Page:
Recently, the movie Furious 7, the 7th installment in the Fast and Furious franchise, hit theaters. I haven’t seen it yet, but I’m told the movie is a fitting goodbye to one of the automotive world’s most beloved actors, Paul Walker. Unfortunately, Walker tragically lost his life on November 30th, 2013 in a car crash along with his good friend Roger Rodas. After leaving a charity event that day, the two were driving in Rodas’ 2005 Porsche Carrera GT at speeds of up to 100 mph, when the car lost control and hit a lamppost and two trees.
The death of Paul Walker is both tragic and untimely, as he was a beloved actor and friend to many. His Fast and Furious franchise has been inspiring young gearheads for over a decade and he brought an heir of credibility to the films, as he was an amateur racing driver himself.
Despite the lack of actual automotive credibility to the last few Fast and Furious films, Walker brought an element of old-school cool to them, which was ultimately the only reason to watch. Once the movies started becoming more about globe-trotting missions and turned the street racing group into a bunch of spec-op level mercenaries and less about cars, the movies became ridiculous. But Walker was the last beacon of gearhead hope in the guilty-pleasure franchise that was Fast and Furious.
Walker and Rodas were some of the biggest gearheads around, with a collection of cars that would make the Sultan of Brunei blush. A couple of years ago, Matt Farah, of the Smoking Tire, took a tour of the warehouse where Walker and Rodas stored their cars and it’s nothing short of amazing. The collection is filled with expensive luxury cars, priceless rare classics and highly tuned racing cars. Their taste is cars was admirable and their actual collection was enviable.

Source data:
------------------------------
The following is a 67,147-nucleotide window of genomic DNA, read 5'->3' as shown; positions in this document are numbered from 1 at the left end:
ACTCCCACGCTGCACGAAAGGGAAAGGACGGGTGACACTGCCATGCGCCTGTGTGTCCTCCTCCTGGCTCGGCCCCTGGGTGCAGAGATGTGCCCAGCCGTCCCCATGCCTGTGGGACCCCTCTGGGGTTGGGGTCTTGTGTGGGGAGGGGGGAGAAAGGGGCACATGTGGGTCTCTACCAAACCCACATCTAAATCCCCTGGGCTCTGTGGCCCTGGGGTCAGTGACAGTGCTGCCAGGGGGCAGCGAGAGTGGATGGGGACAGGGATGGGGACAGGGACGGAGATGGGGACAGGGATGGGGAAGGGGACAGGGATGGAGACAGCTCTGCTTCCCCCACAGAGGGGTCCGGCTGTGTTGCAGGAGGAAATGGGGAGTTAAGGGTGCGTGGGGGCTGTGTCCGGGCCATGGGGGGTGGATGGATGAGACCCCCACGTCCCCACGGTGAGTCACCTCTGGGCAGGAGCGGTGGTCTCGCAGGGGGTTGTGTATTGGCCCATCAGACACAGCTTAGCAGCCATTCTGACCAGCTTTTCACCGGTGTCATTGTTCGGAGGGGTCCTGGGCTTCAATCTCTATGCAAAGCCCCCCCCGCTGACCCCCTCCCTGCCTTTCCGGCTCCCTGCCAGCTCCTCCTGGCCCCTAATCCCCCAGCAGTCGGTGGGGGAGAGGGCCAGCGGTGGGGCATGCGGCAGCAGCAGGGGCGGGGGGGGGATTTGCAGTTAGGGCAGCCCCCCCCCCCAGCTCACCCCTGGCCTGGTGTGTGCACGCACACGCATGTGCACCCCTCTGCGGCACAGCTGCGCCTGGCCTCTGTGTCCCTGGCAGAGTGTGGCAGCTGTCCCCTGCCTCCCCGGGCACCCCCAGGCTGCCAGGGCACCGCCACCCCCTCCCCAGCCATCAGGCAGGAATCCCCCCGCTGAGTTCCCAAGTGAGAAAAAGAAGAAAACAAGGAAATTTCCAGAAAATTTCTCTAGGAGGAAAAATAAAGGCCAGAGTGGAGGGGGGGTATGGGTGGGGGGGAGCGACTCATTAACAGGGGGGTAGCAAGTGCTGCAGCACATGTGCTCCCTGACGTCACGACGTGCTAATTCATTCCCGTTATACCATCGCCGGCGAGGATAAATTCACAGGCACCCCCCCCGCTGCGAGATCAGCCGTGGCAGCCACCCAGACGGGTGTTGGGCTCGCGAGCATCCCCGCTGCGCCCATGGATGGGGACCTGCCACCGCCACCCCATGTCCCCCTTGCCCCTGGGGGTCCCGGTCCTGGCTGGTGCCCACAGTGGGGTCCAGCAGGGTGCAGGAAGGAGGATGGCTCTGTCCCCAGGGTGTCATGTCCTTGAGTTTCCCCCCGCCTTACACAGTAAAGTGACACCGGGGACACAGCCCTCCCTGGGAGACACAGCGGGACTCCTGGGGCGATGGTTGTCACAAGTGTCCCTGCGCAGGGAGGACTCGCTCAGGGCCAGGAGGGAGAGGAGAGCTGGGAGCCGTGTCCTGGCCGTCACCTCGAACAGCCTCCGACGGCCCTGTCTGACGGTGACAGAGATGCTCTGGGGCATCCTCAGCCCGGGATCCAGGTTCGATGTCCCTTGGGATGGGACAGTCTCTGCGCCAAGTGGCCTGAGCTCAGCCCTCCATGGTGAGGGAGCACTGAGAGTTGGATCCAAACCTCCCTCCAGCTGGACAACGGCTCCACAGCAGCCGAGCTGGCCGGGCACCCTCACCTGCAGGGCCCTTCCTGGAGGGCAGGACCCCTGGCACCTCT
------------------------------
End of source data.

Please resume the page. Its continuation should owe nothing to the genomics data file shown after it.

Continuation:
Walker was a fan of all cars from all companies. His favorites, however, seemed to be Mustangs and BMWs. His collection housed an absurd amount of Mustangs, of all generations and various degrees of tuning, from bone-stock to drift-car levels. His passion for BMWs seemed to be his biggest, as his collection of them was not only incredibly cool, but rare and unmodified. His BMW collection consisted of the ultra rare Alpina 2002tii Touring , to two E30 M3’s, an M1 and 7(!) E36 M3 Lightweights.
The E30 M3s are rare and very cool, but every major car collector has at least one. It’s the E36 Lightweights and Alpina 2002tii Touring that impress the most.
The Alpina is incredibly rare, and might be the automotive equivalent of Bigfoot. It’s also amazingly cool, and something most BMW fans would do unforgivable things to own. His, naturally, is left bone stock and was never modified. The M1 is also a treasure of a vehicle and one that makes any auto enthusiast drool.
The E36 M3 LTWs are almost as interesting, but equally as rare. Designed to go racing, the LTWs were basically ultra stripped out M3s. They had no radio, air conditioning, leather seats, sunroof or even the sound insulation under the hood. It also came with a 3.23 rear differential, stiffer shocks and springs and aluminum door skins. M3 LTWs were no nonsense racing cars and, according to the few who’ve driven them, are some of the purest driving cars on the planet. Another cool thing about them is they only came in white with Alpine White with a motorsport checkered flag in BMW M’s colors on the front left and right rear corners.
Paul Walker will always be remembered for Fast and Furious to us fans, but to those who knew him, he was a kind, generous and thoughtful human being who touched people’s lives. He was also one of the coolest gearheads on the planet. So despite the Fast and Furious movies being more about watching The Rock chokeslam people now, instead of racing cars, the newest iteration, Furious 7, should be seen, even if only to say goodbye to one of the best of us car fanatics.
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